Nokia’s designers needed a platform for exploring new smartphone concepts that would allow them to design, build, test, tweak and iterate quickly–even in the field while performing user testing. Over a year before the release of their biggest competitor’s iconic touchscreen smartphone, Nokia knew they wanted to combine 16×9 touchscreens with a host of sensors to create gestural and environment-aware smartphones.
After a series of experiments hacking PDAs with our Sketchtools toolkits and researching suppliers for components, we worked with a partner to design and manufacture a single-board computer. The result was a 1:1 scale Linux handset capable of running the Flash Player and our NADA server. The prototyping platform enabled designers to use design tools (Flash) and plug and play sensors to quickly sketch graphical and tangible user interfaces on a mobile device.
Today we continue to make mobile hacking one of our core activities and even teach courses on the subject at top design and technology schools internationally.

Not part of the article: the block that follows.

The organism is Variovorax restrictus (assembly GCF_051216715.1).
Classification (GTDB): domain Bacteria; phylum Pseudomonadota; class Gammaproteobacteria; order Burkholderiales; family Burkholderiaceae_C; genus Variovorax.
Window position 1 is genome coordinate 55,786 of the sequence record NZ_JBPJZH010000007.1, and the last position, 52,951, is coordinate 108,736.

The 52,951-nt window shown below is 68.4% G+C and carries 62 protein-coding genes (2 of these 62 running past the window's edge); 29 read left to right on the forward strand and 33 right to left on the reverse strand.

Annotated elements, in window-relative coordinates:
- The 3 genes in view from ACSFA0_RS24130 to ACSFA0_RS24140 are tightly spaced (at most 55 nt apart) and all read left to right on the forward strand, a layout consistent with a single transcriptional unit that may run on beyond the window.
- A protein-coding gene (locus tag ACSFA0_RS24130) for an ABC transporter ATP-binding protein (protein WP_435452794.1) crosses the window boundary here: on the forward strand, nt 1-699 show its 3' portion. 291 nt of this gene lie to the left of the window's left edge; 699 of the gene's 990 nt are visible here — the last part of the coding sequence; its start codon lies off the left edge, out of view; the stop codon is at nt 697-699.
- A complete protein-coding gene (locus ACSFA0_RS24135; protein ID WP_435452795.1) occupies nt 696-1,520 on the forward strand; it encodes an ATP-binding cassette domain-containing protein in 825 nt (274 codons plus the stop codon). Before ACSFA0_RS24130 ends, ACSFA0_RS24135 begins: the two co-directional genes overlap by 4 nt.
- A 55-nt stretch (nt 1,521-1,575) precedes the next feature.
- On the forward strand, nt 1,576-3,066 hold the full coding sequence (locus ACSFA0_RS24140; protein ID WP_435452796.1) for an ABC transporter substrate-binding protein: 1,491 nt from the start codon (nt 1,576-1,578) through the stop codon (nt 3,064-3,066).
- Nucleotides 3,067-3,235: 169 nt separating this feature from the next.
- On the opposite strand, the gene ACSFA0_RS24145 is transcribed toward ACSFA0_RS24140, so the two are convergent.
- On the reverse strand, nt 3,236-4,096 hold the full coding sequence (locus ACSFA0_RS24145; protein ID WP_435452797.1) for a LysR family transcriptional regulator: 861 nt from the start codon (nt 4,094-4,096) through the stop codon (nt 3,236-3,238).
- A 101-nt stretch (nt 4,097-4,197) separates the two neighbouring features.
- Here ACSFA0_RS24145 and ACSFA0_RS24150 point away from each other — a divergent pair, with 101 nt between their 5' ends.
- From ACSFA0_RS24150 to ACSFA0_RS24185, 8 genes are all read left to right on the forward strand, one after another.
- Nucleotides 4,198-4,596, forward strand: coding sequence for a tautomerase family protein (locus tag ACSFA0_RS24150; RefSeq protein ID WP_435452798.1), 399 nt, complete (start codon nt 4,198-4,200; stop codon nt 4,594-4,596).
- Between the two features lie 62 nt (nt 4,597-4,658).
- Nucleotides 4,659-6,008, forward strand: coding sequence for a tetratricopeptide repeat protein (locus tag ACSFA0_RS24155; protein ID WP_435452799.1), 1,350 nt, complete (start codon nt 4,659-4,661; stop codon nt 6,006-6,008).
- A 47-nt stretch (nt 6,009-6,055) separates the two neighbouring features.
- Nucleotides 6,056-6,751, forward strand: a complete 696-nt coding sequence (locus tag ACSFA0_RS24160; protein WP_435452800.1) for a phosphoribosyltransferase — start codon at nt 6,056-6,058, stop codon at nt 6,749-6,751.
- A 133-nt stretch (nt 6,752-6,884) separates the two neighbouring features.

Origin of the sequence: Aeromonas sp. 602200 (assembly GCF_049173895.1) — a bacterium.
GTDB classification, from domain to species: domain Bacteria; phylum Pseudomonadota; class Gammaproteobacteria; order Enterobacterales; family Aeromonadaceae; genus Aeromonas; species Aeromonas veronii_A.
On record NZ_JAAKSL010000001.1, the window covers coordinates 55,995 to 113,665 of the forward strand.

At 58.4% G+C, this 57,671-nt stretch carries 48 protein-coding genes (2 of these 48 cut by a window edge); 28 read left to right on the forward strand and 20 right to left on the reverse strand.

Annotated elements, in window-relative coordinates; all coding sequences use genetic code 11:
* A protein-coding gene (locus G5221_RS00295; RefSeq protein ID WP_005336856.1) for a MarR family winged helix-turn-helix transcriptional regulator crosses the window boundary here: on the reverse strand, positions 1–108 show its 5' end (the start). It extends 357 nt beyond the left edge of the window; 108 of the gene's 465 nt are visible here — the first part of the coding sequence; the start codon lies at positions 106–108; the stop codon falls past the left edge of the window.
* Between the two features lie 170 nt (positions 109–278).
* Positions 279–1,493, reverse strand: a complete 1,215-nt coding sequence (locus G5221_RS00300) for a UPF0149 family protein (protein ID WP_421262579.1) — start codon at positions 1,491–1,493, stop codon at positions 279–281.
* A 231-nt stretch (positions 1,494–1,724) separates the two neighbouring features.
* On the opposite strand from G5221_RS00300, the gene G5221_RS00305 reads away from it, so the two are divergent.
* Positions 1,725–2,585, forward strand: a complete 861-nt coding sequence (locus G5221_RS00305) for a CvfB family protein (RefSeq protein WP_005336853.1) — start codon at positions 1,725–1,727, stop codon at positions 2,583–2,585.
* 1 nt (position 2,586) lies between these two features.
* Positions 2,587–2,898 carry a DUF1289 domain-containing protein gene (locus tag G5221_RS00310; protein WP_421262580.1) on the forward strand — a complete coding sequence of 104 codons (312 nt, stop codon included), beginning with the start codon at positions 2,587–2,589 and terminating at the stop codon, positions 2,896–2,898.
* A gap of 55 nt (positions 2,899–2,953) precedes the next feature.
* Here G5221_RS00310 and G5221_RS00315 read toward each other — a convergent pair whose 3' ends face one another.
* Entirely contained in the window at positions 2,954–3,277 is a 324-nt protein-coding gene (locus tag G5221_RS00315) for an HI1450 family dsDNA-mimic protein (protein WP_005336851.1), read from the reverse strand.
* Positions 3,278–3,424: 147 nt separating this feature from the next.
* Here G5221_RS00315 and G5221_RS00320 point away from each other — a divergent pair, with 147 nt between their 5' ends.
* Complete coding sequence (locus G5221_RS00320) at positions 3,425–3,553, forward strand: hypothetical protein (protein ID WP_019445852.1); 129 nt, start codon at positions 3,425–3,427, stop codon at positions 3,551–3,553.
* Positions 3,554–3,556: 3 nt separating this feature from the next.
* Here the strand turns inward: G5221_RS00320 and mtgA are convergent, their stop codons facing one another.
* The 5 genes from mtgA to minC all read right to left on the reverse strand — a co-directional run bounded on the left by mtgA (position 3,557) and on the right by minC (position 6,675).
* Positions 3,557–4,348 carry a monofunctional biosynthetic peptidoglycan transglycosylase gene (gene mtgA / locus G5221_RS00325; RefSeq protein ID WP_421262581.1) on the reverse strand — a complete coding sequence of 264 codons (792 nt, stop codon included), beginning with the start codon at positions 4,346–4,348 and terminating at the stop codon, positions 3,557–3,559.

The Zero-Power Adaptor
The average mobile phone charger consumes 300 milliwatts of power even when the battery is fully charged. Tellart’s engineers and interaction designers worked together to rethink the electrical engineering of the adapters and to consider how people’s normal use of power adapters could be changed as part of the solution.
The Zero Power Adapter project was primarily an electrical engineering challenge, and in response we explored solutions and developed a completely custom circuit design, manufactured custom circuit boards, worked closely with a rapid-prototyping house to build the plastic and bamboo enclosures, and delivered ten working adapters to Nokia for testing.